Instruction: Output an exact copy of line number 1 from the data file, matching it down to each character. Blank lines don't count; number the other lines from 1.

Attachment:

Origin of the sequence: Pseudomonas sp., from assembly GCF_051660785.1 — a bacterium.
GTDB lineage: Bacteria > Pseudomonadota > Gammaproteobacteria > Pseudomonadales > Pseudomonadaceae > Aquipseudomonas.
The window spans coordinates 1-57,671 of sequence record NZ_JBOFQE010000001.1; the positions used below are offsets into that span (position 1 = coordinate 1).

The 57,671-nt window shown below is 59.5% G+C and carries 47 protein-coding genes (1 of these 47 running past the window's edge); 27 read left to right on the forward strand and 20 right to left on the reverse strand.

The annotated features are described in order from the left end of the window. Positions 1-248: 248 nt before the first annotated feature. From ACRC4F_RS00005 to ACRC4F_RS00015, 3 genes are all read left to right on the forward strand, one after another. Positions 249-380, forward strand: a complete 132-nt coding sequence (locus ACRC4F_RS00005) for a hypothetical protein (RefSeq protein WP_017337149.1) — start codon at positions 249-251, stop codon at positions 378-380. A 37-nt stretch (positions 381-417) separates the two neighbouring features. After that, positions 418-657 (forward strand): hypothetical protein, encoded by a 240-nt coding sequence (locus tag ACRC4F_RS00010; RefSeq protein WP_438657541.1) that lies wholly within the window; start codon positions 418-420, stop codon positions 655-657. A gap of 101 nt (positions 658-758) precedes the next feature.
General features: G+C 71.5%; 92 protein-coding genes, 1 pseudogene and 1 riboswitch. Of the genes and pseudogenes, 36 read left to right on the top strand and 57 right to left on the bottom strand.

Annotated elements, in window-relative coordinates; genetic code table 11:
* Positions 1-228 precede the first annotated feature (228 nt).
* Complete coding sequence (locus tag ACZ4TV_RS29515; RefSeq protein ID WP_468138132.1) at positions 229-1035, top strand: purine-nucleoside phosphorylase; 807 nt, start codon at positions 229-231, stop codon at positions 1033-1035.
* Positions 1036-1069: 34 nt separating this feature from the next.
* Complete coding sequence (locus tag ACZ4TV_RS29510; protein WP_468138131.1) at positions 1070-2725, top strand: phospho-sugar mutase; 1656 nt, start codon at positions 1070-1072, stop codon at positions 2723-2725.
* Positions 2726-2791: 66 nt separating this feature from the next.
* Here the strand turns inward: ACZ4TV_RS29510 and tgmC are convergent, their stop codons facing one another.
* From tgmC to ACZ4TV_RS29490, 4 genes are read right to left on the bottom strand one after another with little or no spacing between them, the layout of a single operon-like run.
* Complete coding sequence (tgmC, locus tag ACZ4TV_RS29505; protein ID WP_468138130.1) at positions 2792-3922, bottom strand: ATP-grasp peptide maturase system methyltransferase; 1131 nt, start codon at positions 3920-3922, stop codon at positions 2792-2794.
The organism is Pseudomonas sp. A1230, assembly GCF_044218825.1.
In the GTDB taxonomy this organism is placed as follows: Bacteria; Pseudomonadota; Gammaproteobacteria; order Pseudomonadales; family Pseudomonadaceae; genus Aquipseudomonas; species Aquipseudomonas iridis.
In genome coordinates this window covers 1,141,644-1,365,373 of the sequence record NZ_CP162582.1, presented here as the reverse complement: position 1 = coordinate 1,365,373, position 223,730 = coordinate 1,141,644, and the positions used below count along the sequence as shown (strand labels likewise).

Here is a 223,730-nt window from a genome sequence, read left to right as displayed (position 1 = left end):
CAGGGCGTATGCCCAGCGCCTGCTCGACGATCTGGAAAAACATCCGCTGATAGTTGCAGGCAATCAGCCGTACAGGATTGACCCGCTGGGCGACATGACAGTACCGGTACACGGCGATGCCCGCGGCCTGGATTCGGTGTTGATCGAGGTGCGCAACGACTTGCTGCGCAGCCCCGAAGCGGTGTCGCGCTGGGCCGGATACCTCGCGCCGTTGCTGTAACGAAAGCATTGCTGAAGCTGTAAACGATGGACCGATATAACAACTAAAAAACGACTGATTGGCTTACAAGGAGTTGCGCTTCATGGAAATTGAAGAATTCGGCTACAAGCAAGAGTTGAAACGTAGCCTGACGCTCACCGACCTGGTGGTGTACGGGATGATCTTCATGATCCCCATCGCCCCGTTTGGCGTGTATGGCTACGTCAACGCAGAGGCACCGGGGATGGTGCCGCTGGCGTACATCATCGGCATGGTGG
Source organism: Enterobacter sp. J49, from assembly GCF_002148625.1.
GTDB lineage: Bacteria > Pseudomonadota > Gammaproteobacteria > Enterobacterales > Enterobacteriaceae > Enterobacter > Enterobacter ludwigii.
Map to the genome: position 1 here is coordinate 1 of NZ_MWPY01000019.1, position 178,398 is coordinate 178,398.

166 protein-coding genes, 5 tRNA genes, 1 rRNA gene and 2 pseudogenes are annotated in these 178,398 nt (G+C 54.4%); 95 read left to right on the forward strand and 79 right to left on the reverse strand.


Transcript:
Origin of the sequence: Pseudomonas sp., from assembly GCF_051660785.1 — a bacterium.